With announcements from Ohio Sen. Sherrod Brown and billionaire Michael Bloomberg that both men are taking a pass, and with Biden not officially in the race, there's room for a moderate candidate to move up in the pack. We think that person could be Hickenlooper, so we move him into the #5 spot formerly occupied by Brown.
#6 Sen. Cory Booker
The 49-year-old Rhodes scholar and former Stanford football player made it official Feb. 1. Like all other serious potential contenders, he helped Democratic candidates in the lead-up. He distributed $485,000 through his PAC for the 2018 cycle -- the second most of anyone on this list.
Comparisons to Obama were immediate when Booker came onto the national scene after winning his first mayoral race in 2006. Such comparisons could cut both ways in 2020, when he would also have to decide whether to seek a second term in the Senate.
#7 Sen. Amy Klobuchar
Many Democratic operatives believe the road to the White House in 2020 runs through the Midwest. They look at Clinton's surprise losses in Michigan and Wisconsin, which historically vote Democratic in presidential elections, and her inability to win swing states such as Ohio or Pennsylvania, and believe their nominee must come from the heartland if they are to defeat Trump.
Enter Minnesota's senior senator, Amy Klobuchar. She won an open seat in 2006 -- a banner year for Democrats -- to become the state's first woman senator. She's made a name for herself on Capitol Hill as a no-nonsense, pragmatic straight shooter. Her willingness to reach across the aisle could be big assets if Democrats opt for the centrist route in 2020.
She just won a third term with 60% of the Gopher State's vote. She has a very active political action committee (PAC) and hails from a state that borders Iowa, making early-state campaigning easier for her than most.
We drop this hard-working lawmaker and former prosecutor to the #7 spot after credible allegations that she's an abusive boss became public. The not-so-secret fact around Capitol hallways that she's a difficult employer quickly emerged after she officially entered the race. The stories are damaging because her "Minnesota nice" was considered one of her best attributes. Talk among Democratic operatives is that her reputation is making it difficult for her to attract top talent to her campaign staff.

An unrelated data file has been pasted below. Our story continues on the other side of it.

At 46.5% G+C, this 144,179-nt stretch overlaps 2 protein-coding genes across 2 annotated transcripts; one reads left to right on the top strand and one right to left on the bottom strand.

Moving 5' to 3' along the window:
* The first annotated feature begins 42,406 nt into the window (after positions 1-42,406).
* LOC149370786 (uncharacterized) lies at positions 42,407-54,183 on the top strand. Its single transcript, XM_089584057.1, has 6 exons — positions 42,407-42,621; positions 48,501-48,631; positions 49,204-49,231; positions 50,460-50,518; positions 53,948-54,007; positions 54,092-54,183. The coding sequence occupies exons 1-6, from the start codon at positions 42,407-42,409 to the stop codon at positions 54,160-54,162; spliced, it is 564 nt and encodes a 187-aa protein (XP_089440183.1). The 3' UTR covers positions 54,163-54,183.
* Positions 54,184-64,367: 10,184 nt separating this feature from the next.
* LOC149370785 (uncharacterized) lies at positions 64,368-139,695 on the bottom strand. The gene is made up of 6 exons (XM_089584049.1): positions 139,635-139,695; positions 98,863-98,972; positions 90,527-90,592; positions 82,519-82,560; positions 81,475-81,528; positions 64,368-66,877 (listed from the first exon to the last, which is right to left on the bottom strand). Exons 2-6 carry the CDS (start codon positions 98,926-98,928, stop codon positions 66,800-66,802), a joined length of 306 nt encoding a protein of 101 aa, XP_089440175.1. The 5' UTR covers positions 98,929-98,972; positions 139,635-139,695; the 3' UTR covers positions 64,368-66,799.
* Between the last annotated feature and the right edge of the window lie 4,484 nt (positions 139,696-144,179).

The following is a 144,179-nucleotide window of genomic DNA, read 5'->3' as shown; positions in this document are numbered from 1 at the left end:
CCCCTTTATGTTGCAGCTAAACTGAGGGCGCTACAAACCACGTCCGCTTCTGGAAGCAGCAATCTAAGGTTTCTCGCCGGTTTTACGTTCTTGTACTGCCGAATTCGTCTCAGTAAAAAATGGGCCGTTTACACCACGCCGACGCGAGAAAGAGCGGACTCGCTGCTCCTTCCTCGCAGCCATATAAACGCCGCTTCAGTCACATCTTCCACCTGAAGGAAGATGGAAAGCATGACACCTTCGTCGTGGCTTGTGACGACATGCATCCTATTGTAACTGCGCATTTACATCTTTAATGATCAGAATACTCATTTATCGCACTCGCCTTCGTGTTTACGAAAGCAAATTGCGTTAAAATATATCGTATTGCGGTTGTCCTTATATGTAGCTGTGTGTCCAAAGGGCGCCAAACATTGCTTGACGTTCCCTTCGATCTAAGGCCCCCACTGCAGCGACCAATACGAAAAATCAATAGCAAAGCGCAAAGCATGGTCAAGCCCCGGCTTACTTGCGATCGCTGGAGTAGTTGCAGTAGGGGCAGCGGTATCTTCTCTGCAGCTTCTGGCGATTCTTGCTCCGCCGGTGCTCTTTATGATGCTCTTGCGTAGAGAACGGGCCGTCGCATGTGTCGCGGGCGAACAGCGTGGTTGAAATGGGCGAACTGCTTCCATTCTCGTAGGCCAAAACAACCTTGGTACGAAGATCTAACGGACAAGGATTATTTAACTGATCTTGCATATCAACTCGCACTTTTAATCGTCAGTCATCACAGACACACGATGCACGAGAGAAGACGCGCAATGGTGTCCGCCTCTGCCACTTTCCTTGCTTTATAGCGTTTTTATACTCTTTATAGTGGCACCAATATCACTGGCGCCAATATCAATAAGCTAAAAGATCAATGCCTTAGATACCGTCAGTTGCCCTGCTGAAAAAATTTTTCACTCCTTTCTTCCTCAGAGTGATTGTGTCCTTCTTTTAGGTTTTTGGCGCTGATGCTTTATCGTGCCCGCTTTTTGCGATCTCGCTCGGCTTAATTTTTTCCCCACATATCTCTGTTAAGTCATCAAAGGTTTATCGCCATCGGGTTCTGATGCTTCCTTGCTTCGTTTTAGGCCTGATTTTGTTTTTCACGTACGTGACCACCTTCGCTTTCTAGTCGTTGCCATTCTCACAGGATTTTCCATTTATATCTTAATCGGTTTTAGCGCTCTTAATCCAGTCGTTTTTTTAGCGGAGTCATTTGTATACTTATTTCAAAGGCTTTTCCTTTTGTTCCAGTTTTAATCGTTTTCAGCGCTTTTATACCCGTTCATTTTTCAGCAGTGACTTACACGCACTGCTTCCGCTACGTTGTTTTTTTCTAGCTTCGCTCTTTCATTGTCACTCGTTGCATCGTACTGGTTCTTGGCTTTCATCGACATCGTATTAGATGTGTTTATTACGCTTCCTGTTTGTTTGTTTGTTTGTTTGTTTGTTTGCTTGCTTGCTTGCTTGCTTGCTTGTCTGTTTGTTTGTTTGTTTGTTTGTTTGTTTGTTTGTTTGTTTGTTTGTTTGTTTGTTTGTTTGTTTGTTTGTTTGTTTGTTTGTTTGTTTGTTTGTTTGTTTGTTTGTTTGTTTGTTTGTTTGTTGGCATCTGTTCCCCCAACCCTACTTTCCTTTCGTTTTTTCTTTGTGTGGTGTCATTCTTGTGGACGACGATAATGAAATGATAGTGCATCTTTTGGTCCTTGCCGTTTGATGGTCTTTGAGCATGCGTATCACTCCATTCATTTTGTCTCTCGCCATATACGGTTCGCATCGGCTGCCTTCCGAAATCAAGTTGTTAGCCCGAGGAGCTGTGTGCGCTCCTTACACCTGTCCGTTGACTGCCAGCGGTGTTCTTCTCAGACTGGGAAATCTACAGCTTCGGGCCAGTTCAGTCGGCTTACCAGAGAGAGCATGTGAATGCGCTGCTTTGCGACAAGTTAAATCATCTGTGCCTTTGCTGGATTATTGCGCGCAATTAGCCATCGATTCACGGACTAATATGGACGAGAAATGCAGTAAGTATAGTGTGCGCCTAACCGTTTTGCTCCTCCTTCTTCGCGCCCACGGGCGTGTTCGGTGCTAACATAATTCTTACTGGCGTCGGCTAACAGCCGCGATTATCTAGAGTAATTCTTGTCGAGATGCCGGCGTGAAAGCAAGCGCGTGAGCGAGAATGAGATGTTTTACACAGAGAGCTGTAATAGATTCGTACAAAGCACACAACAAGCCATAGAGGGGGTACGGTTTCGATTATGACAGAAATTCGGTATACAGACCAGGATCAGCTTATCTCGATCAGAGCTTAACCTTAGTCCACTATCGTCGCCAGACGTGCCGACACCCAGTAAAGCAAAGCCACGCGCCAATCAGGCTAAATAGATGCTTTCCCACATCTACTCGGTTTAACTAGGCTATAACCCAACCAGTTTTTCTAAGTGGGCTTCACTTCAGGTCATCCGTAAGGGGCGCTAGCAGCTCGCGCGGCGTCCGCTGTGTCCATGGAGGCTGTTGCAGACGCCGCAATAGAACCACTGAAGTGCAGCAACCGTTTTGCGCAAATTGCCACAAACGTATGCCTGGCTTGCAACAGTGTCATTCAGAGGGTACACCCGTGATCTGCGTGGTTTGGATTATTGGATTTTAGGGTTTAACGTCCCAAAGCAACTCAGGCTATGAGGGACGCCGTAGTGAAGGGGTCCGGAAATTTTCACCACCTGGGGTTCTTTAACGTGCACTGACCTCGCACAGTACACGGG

#8 Sen. Elizabeth Warren
Warren, like Sanders, is a darling of the party's progressive wing. The 69-year-old's fierce criticism of Wall Street and big banks has made her that industry's No. 1 enemy. Her role in creating the Consumer Financial Protection Bureau -- it was the then-Harvard professor's brainchild -- particularly irks the industry.
While cruising to reelection as Massachusetts' senior senator in 2018, she amassed a large campaign war chest that can be transferred to her presidential account. Her PAC was also one of the most active on behalf of other candidates. She had doled out $284,441 in 2018's two-year cycle, according to the Center for Responsive Politics.
However, her stock has been dropping since she bungled an announcement that was supposed to put to bed an old controversy about her claims of Native American heritage. Instead, she not only looked foolish, but dishonest. And her subsequent "clarifications" have only kept the controversy in the headlines. Her hometown paper has called on her to stand down. The Boston Globe said that Warren "missed her moment" by not seeking the nomination in 2016. Bookmakers, who dropped her odds to 12-to-1, are unimpressed with the tortured rollout of her campaign. Given she's drawn mostly negative headlines recently, they haven't boosted her chances.
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#9 Sen. Kamala Harris
California Sen. Harris was liberal Democrats' pet politician before Alexandria Ocasio-Cortez burst onto the national scene in July. However, since the 29-year-old political novice won't be old enough to run for president in 2020, Harris is still the one atop many progressive Democrats' wish list of presidential competitors.
A black freshman senator from a populous state captivates politicos with soaring rhetoric, and immediately talk of presidential mettle begins. Sound familiar? International betting parlors like her chances enough to put her just behind O'Rourke (who wasn't even on those parlors' boards initially), at 5-to-1. Biden and Sanders, tied at 10-to-1, now trail O'Rourke and Harris. But at this stage, it's far too early to say whether Harris can break out of the pack and become an Obama-like figure, or if she'll just be another also-ran, or almost-ran.
In office just two years, with $410,000 she heads the third-most-generous PAC and busied herself last cycle endorsing candidates up and down ballots across the country.
Harris faced her first real test of whether she's presidential material before she officially announced. The state of California had to settle a harassment suit brought shortly before she left office against one of her top deputies when she was attorney general for $400,000. He was a California-based senior adviser to her until news of the settlement broke. Critics are accusing Harris, who said that she didn't know about the payment or complaint, of hypocrisy. She has been a leading advocate of the #MeToo movement.
But so far feminists, the party and the media have given her a pass. Only the Sacramento Bee newspaper has demanded more answers from her, unlike every other major politician who has recently found themselves in a similar circumstance. The Bee's board implied that she's not ready for prime time.
"This is hardly a propitious beginning to a presidential candidacy," the paper chided.
#10 Gov. Steve Bullock